This housing story is part of a mini-series revealing the complex ways in which personal and political aspects of shelter provision interweave over time, and impact on multiple aspects of people’s lives. Space for strategic choice is nearly always available to some degree, but the parameters of that choice can be dramatically restricted or enhanced by context. The wide range of experience presented in this collection shines a light on the wealth of knowledge and insights about housing that our students regularly bring to the DPU’s learning processes.

The Israeli Shikun Story

By Matan Flum, on 23 June 2022

Upon Israel’s establishment in 1948, a public and national housing block(s) programme, referred to in Hebrew as shikun or shikunim (plural), was established to provide dwellings to Jewish refugees and immigrants. The shikunim, the most common dwelling form in Israel, became increasingly controversial, leading to political strife, as well as turning into a symbol of the nation’s birth and of the Israeli government’s discriminating treatment of Mizrahi Jews,[1] most of who became the shikunim residents.

In this housing story, I choose to make a genealogical research and write about the life journey of Ilana Nouriely, my grandmother, and its socio-political meaning, during three time periods between 1928-2021. In order to do so, I made interviews with my close family – mother, and four aunts and uncles. I searched for news articles and governmental and organisational reports regarding the Israeli housing blocks’ conditions as well. I aim to echo the feminist statement that the personal is the geopolitical, as well as to illustrate the fascinating interlinks between geopolitics and various housing and land policies in Israel.

My story will begin with presenting shortly Ilana’s undocumented life story in Tehran, Iran. I will move on to focus on her first years in the Israeli shikun, and then to depict the time period in her second shikun apartment, after the loss of her husband. Finally, I will conclude the story by describing her last few years in her third shikun apartment, where she had to move because of an urban renewal project.

 

“One of the apartment houses for new immigrants from Georgia at Shikun Harakevet in Lod”. Photographer: Moshe Milner. From: Government Press Office (GPO).

Introduction

Our story begins in 1928 at the city of Kashan, the Imperial State of Iran. Iran Nour-Mahmoodi, named after the country, was born in an undocumented address and date. We have no details about her childhood, not even some kind of a family story. Iran was married or forced to be married with Eliyahu at the age of 14. In an unknown date they moved to the Imperial State’s capital, Tehran – but we do not know exactly where to. By 1965 the couple extended the family and had 9 children. In 1968, a year after the Israeli-Arab Six-Day War, and after one of their children had immigrated before to Israel, the Persian-Jewish couple decided to follow him and continue their life in a new environment.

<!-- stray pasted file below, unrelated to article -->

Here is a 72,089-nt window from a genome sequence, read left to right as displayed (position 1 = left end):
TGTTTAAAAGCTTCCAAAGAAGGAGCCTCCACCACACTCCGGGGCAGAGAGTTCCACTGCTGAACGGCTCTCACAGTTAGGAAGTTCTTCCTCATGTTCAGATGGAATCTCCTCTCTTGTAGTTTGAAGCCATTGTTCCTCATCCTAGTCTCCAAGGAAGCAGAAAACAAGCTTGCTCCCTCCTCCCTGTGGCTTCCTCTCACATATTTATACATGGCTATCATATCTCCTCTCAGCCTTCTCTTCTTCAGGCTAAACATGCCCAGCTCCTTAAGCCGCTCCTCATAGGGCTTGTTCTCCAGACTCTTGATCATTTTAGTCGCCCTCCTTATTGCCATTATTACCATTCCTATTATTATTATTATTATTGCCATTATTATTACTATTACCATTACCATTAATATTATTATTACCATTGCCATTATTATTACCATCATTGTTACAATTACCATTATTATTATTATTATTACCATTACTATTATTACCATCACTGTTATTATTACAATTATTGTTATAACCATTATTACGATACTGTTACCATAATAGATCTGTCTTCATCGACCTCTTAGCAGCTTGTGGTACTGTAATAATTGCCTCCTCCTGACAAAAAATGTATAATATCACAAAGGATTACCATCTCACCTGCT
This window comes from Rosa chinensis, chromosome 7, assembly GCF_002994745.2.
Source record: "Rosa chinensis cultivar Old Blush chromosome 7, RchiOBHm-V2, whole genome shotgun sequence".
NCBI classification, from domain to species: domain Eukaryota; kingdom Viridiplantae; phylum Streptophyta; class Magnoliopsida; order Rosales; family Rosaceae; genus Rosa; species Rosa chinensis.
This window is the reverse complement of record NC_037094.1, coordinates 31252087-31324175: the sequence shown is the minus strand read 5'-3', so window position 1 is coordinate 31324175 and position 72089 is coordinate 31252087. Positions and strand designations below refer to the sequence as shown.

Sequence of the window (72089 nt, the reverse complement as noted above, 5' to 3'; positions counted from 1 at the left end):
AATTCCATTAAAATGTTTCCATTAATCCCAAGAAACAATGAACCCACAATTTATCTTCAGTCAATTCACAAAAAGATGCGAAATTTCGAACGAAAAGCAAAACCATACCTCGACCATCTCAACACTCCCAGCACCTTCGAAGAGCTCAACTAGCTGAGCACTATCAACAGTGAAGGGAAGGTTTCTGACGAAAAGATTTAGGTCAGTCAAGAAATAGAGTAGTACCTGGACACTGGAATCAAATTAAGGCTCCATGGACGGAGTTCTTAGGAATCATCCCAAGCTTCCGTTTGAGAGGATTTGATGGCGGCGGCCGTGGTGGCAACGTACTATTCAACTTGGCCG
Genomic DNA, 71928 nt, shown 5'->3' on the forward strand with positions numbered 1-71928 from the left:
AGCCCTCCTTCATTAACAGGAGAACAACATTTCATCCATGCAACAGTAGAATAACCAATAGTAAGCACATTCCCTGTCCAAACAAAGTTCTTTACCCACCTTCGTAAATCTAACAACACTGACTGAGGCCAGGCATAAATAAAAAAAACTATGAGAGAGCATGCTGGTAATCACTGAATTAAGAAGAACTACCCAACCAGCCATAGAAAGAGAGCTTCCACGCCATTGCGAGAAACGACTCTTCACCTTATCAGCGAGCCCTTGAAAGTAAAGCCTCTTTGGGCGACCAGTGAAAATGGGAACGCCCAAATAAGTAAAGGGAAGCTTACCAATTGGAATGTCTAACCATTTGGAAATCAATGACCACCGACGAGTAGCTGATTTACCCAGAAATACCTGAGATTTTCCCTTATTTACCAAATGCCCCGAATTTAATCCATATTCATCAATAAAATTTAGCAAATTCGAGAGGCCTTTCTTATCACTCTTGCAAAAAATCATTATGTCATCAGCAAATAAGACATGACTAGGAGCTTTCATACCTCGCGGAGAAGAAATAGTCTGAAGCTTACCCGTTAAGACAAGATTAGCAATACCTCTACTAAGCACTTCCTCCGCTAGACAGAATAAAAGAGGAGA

The Shikun as a Frontier

As they arrived to Israel’s airport, they encountered for the first time with one of the government’s main policies – the population dispersal policy. The officials in the airport told Iran that the family must move to Israel’s capital, Jerusalem. However, and unlike many other new immigrants, Iran already had a brother who lived in Qiryat Ono, a small town and a suburb of Tel-Aviv city, in the centre of country. The brother who immigrated to Israel in the 1950s and knew how the government treats the Mizrahi immigrants, told Iran to refuse to move to Jerusalem, thus she and her family could live next to him. After putting some pressure, Iran agreed to go alone to Jerusalem and see where the officials wanted to settle them. In Jerusalem, the authorities wanted the family to settle in the shikunim of the frontier neighborhood of Katamonim. When Iran got back to the airport the decision was clear – the family refused to evacuate. In a very unique behaviour, the family waited until 12am, when the officials blinked first and agreed to settle them in two shikun apartments – door to door – in the 4th floor of building in Qiryat Ono, Avraham Yair Stern Street 2. The family went up the stairs at night in the dark, because the electricity was not connected, and got some used beds from the Jewish Agency. Each apartment had two bedrooms, and the older and younger children splitted into each.

Ilana’s old Israeli I.D.